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National Spanish Exam will no longer be administered to all students

The competitive nature of the National Spanish Exam has prompted changes to the Language Department’s use of the test

Sophomores+Maggie+Vasquez+and+Sasha+Blair+prepare+before+taking+the+National+Spanish+Exam.+The+test+was+administered+on+Mar.+23+and+24+during+Spanish+classes.+photo+by+Hannah+Jirousek
Sophomores Maggie Vasquez and Sasha Blair prepare before taking the National Spanish Exam. The test was administered on Mar. 23 and 24 during Spanish classes. photo by Hannah Jirousek

Sophomores Maggie Vasquez and Sasha Blair prepare before taking the National Spanish Exam. The test was administered on Mar. 23 and 24 during Spanish classes. photo by Hannah Jirousek

Sophomores Maggie Vasquez and Sasha Blair prepare before taking the National Spanish Exam. The test was administered on Mar. 23 and 24 during Spanish classes. photo by Hannah Jirousek

by Hannah Jirousek, Staff Writer

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The beginning of second semester brings a fresh grade book, a new schedule, and inevitably another round of the national language exams. This year, new changes are being instituted to the way the Language Department administers the Spanish national language exams.

Julia Gargallo, co-chair of the Language Department, believes it is important to distinguish the competitive nature of the National Spanish Exam.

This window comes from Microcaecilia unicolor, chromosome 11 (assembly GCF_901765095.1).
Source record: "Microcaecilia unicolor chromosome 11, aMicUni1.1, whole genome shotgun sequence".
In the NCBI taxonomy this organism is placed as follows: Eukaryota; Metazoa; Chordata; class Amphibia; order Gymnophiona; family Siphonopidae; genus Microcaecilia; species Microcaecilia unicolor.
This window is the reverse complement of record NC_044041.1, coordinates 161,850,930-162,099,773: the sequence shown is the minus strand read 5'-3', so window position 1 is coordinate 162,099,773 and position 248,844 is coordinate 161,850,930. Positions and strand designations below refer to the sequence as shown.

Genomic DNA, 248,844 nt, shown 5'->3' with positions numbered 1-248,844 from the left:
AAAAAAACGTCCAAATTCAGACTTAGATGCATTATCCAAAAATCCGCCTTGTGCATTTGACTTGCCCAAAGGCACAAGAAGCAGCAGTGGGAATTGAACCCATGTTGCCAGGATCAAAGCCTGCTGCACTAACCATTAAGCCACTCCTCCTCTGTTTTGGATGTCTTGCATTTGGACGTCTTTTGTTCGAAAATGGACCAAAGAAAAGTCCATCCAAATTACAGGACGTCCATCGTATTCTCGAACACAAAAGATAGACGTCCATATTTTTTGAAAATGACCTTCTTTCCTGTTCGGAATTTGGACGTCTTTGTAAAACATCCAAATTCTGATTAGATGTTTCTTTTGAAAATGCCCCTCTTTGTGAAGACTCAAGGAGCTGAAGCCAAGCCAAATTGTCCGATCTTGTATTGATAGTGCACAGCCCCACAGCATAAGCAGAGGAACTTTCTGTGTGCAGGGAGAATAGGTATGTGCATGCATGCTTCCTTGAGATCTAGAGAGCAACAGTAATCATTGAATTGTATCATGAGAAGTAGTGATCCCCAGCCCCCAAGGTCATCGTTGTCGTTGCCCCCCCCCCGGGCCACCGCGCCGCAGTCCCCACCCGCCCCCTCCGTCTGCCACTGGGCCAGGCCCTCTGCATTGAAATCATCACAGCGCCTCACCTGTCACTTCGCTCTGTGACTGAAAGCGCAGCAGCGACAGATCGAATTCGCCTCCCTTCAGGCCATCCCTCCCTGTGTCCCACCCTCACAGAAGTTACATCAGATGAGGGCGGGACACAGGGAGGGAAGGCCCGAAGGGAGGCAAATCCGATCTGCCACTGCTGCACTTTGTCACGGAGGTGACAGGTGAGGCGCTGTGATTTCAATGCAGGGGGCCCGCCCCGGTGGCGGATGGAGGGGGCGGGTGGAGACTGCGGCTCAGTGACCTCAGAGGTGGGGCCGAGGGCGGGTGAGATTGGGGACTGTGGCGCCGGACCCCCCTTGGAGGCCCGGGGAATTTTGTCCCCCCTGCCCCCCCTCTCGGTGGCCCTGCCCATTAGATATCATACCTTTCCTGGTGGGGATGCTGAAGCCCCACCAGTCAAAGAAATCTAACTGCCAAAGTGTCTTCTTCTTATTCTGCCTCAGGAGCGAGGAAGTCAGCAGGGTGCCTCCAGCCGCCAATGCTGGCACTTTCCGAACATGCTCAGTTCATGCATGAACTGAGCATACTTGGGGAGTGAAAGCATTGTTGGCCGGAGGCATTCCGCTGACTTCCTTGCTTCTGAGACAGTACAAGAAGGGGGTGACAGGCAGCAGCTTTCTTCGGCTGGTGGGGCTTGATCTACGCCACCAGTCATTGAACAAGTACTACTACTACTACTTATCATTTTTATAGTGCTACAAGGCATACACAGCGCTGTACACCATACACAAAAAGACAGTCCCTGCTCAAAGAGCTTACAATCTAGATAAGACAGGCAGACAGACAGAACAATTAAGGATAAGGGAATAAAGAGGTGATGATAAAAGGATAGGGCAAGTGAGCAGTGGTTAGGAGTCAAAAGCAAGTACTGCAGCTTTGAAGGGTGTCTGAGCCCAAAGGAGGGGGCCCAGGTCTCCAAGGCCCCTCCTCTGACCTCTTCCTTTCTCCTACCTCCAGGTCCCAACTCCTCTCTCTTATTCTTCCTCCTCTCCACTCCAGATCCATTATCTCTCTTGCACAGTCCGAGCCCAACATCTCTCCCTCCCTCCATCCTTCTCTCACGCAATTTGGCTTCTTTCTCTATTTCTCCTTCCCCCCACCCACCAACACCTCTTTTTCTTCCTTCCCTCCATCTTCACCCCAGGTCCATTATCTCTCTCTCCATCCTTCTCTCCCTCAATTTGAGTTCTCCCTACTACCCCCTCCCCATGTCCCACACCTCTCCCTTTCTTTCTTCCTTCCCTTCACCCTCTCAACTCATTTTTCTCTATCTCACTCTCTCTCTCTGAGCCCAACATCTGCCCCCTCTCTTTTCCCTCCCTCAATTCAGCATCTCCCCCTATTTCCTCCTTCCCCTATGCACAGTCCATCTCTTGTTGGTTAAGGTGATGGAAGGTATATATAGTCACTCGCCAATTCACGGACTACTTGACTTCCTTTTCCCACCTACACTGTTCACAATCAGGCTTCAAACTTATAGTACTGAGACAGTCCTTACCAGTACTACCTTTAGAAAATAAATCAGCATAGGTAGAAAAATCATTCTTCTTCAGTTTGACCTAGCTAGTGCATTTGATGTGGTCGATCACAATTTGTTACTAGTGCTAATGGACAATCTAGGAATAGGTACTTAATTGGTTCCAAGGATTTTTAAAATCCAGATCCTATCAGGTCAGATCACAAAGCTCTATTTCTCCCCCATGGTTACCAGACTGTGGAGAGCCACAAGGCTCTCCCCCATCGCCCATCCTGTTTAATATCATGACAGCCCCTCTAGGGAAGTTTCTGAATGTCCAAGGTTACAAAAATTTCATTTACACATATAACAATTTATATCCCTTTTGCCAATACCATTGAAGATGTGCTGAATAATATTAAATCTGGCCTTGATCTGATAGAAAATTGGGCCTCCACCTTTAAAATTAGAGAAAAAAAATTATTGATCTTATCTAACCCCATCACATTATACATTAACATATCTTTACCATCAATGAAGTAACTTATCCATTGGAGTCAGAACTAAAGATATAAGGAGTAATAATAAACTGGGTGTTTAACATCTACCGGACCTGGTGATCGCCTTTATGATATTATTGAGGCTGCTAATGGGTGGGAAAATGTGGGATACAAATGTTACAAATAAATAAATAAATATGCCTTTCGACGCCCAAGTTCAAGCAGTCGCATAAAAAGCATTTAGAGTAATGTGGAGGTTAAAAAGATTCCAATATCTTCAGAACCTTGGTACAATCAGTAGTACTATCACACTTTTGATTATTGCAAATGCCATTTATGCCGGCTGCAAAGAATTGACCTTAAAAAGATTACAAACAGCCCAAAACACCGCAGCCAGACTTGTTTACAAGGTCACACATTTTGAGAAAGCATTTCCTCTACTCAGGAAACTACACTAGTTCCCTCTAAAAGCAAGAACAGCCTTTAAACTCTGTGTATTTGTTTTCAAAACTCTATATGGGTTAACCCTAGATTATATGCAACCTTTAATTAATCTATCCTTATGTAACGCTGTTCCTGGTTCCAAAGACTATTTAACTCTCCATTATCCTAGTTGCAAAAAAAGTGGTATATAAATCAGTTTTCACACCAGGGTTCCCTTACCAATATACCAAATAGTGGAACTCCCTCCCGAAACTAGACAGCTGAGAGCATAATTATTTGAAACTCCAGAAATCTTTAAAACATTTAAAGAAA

“The national exams are not standardized tests, they are not tests like the SAT or ACT,” Gargallo said. “The national language exams are contests created by teacher associations.”

The competitive nature of the exams makes it difficult to accurately measure students’ scores as a national exam would. Some schools have every student take their respective language exam as opposed to other schools testing only those students with the highest scores.

“[The Language Department] decided that it was in the best interest of the students not to test everybody,” Gargallo said.

Due to the diverse range of test takers, the content of national language exams doesn’t always correspond to or even include material from the STA curriculum.

“Sometimes the St. Teresa’s curriculum that follows the textbook and the content of the contest is not the same,” Gargallo said. “The Spanish teachers feel that it is better for our students to stay with our curriculum than to change our curriculum so we could just perform well in the contest.”

Though the exam is beneficial to students’ practice of the language and offers opportunities to win awards with high scores, the additional testing can strain students.

“I believe that we don’t gain anything from giving extra exams to the students,” Gargallo said. “ I think it was totally unnecessary stress.”

Students who scored 50% or higher on the Spanish practice exam took the National Spanish Exam on Mar. 23 and 24 during their Spanish class.

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National Spanish Exam will no longer be administered to all students